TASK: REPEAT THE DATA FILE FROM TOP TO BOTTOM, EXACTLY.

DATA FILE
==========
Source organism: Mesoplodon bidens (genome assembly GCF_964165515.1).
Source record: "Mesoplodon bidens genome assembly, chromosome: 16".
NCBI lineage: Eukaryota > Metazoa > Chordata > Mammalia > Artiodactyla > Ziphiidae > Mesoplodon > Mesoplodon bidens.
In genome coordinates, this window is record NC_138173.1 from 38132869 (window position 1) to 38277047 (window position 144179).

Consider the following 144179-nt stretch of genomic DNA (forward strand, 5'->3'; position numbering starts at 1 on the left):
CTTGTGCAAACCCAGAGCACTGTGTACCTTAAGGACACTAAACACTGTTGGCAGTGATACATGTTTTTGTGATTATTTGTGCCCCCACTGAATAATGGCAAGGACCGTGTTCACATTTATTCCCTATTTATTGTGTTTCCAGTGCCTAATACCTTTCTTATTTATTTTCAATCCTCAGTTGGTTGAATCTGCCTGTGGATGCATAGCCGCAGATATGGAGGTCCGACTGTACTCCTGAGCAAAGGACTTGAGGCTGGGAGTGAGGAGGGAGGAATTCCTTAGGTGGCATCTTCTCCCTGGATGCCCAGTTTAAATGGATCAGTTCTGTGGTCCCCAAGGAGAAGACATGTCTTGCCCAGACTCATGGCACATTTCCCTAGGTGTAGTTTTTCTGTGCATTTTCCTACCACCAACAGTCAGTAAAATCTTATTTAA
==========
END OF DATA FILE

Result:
Source organism: Mesoplodon bidens (genome assembly GCF_964165515.1).
Source record: "Mesoplodon bidens genome assembly, chromosome: 16".
NCBI lineage: Eukaryota > Metazoa > Chordata > Mammalia > Artiodactyla > Ziphiidae > Mesoplodon > Mesoplodon bidens.
In genome coordinates, this window is record NC_138173.1 from 38132869 (window position 1) to 38277047 (window position 144179).

Consider the following 144179-nt stretch of genomic DNA (forward strand, 5'->3'; position numbering starts at 1 on the left):
CTTGTGCAAACCCAGAGCACTGTGTACCTTAAGGACACTAAACACTGTTGGCAGTGATACATGTTTTTGTGATTATTTGTGCCCCCACTGAATAATGGCAAGGACCGTGTTCACATTTATTCCCTATTTATTGTGTTTCCAGTGCCTAATACCTTTCTTATTTATTTTCAATCCTCAGTTGGTTGAATCTGCCTGTGGATGCATAGCCGCAGATATGGAGGTCCGACTGTACTCCTGAGCAAAGGACTTGAGGCTGGGAGTGAGGAGGGAGGAATTCCTTAGGTGGCATCTTCTCCCTGGATGCCCAGTTTAAATGGATCAGTTCTGTGGTCCCCAAGGAGAAGACATGTCTTGCCCAGACTCATGGCACATTTCCCTAGGTGTAGTTTTTCTGTGCATTTTCCTACCACCAACAGTCAGTAAAATCTTATTTAA